British actors born in 1915

Here are 20 famous actors from United Kingdom were born in 1915:

Ben Wright

Ben Wright (May 5, 1915 London-July 2, 1989 Burbank) a.k.a. Benjamin Huntington Wright or Ben H. Wright was a British actor.

He began his career in British films and theatre, but eventually moved to Hollywood to pursue his acting career. He appeared in over 200 films and television shows, including popular series such as "The Twilight Zone" and "Star Trek". Wright was also a voice actor, providing the voice for the character of Grimsby in Disney's "The Little Mermaid". In addition to his acting career, Wright was a skilled artist and musician. He illustrated several children's books and even wrote a song that was recorded by Frank Sinatra. Wright passed away in 1989 at the age of 74 due to complications from cancer.

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Richard Wordsworth

Richard Wordsworth (January 19, 1915 Halesowen-November 21, 1993 Kendal) also known as Richard Curwen Wordsworth was a British actor.

He trained at the Royal Academy of Dramatic Art and made his stage debut in the 1930s. Wordsworth appeared in numerous British films, including "The Small Back Room" (1949) and "The Man in the White Suit" (1951). He is perhaps best known for his role as the blind hermit in the classic horror film "The Curse of Frankenstein" (1957). In addition to his acting career, Wordsworth was also a poet and published several collections of his work.

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Max Robertson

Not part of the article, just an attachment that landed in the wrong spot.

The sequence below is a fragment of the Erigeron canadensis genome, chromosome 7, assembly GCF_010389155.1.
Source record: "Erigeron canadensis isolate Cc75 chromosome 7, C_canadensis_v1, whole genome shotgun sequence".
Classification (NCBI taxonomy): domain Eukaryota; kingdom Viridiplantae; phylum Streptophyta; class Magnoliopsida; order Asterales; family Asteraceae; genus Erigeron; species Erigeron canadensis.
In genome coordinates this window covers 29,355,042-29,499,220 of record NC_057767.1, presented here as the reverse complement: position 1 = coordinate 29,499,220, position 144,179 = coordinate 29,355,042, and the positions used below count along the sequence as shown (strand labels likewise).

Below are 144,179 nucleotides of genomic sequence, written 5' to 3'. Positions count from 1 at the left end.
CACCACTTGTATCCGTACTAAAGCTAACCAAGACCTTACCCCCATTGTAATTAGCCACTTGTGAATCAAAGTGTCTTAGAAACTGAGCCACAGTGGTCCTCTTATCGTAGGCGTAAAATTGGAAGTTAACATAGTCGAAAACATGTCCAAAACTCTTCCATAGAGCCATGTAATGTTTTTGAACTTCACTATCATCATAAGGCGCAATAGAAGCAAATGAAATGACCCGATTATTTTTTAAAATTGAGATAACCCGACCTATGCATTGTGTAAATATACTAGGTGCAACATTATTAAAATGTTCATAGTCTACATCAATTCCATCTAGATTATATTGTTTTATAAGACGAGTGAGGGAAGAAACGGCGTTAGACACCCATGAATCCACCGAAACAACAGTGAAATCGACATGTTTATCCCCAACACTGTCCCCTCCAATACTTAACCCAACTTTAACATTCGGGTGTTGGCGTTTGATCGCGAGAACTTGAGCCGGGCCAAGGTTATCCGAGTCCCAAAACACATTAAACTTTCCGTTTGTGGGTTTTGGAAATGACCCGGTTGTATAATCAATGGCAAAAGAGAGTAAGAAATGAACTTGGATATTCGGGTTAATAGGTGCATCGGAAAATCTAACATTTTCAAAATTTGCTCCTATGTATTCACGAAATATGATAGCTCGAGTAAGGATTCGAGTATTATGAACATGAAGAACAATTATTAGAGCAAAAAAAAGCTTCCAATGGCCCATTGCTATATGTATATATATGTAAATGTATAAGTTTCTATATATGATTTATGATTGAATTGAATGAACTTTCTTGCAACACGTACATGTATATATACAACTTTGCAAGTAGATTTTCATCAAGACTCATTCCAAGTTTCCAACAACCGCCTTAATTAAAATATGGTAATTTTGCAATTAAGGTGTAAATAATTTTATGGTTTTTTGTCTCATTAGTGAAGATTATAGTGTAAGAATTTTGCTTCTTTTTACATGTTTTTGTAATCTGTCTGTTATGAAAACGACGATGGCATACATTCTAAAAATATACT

Max Robertson (August 28, 1915 Dhaka-November 20, 2009 Guernsey) also known as William Maxwell Robertson was a British actor, author, radio personality and sports commentator.

Max Robertson was born in Dhaka, India (now in Bangladesh). He was educated in England at the public school Eton College and at Oxford University. During his time at Oxford, he became the editor of a travel magazine and began his career in broadcast journalism.

Robertson was a versatile broadcaster and commentator, covering a variety of sports, including tennis and cricket. He was also a prolific author and wrote several books on sports, including "Wimbledon: Centre Court of the Game" and "The Story of Cricket."

In addition to his sports commentary and writing, Robertson was also a well-known radio personality. He presented several shows for BBC Radio, including a weekly program about creative writing called "The Writer's Tale."

Robertson retired to the island of Guernsey, where he lived until his death in 2009 at the age of 94. He was widely regarded as one of the most knowledgeable and respected sports commentators of his time, and his contributions to broadcasting and sports journalism continue to be celebrated today.

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David Tree

David Tree (July 15, 1915 London-November 4, 2009 Welwyn Garden City) a.k.a. David Tree Parsons or Ian David Parsons was a British actor and film producer. He had five children, Belinda Parsons, Gay Parsons, Vicken Parsons, James Parsons and Susie Parsons.

Tree began his career on stage in London's West End before transitioning to film in the 1930s. He worked with notable directors such as Alfred Hitchcock and Carol Reed, and appeared in films such as "Jamaica Inn" (1939) and "The Four Feathers" (1939). During World War II, he served in the Royal Air Force and was a prisoner of war in Germany for three years.